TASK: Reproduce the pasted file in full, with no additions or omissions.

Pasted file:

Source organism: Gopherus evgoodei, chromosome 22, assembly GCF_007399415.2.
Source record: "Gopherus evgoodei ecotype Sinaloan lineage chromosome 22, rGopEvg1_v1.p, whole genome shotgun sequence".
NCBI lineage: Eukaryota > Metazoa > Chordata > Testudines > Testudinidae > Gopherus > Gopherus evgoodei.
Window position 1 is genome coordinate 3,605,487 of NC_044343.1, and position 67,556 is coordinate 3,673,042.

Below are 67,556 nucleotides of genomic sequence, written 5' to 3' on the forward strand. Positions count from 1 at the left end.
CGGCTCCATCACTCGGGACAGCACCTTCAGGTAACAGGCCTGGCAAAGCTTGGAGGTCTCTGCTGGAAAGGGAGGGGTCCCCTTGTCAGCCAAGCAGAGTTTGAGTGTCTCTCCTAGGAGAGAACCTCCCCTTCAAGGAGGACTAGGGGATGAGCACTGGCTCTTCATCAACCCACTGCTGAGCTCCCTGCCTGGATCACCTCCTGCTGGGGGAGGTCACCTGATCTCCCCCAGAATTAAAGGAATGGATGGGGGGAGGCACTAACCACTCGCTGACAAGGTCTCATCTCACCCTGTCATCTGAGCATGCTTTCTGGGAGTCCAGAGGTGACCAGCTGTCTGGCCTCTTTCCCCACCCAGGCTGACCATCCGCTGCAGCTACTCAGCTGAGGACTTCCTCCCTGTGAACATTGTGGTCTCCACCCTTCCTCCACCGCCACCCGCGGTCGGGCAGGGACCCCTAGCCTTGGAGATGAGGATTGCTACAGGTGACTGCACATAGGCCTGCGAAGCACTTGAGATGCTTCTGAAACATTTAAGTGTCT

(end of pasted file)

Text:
Source organism: Gopherus evgoodei, chromosome 22, assembly GCF_007399415.2.
Source record: "Gopherus evgoodei ecotype Sinaloan lineage chromosome 22, rGopEvg1_v1.p, whole genome shotgun sequence".
NCBI lineage: Eukaryota > Metazoa > Chordata > Testudines > Testudinidae > Gopherus > Gopherus evgoodei.
Window position 1 is genome coordinate 3,605,487 of NC_044343.1, and position 67,556 is coordinate 3,673,042.

Below are 67,556 nucleotides of genomic sequence, written 5' to 3' on the forward strand. Positions count from 1 at the left end.
CGGCTCCATCACTCGGGACAGCACCTTCAGGTAACAGGCCTGGCAAAGCTTGGAGGTCTCTGCTGGAAAGGGAGGGGTCCCCTTGTCAGCCAAGCAGAGTTTGAGTGTCTCTCCTAGGAGAGAACCTCCCCTTCAAGGAGGACTAGGGGATGAGCACTGGCTCTTCATCAACCCACTGCTGAGCTCCCTGCCTGGATCACCTCCTGCTGGGGGAGGTCACCTGATCTCCCCCAGAATTAAAGGAATGGATGGGGGGAGGCACTAACCACTCGCTGACAAGGTCTCATCTCACCCTGTCATCTGAGCATGCTTTCTGGGAGTCCAGAGGTGACCAGCTGTCTGGCCTCTTTCCCCACCCAGGCTGACCATCCGCTGCAGCTACTCAGCTGAGGACTTCCTCCCTGTGAACATTGTGGTCTCCACCCTTCCTCCACCGCCACCCGCGGTCGGGCAGGGACCCCTAGCCTTGGAGATGAGGATTGCTACAGGTGACTGCACATAGGCCTGCGAAGCACTTGAGATGCTTCTGAAACATTTAAGTGTCT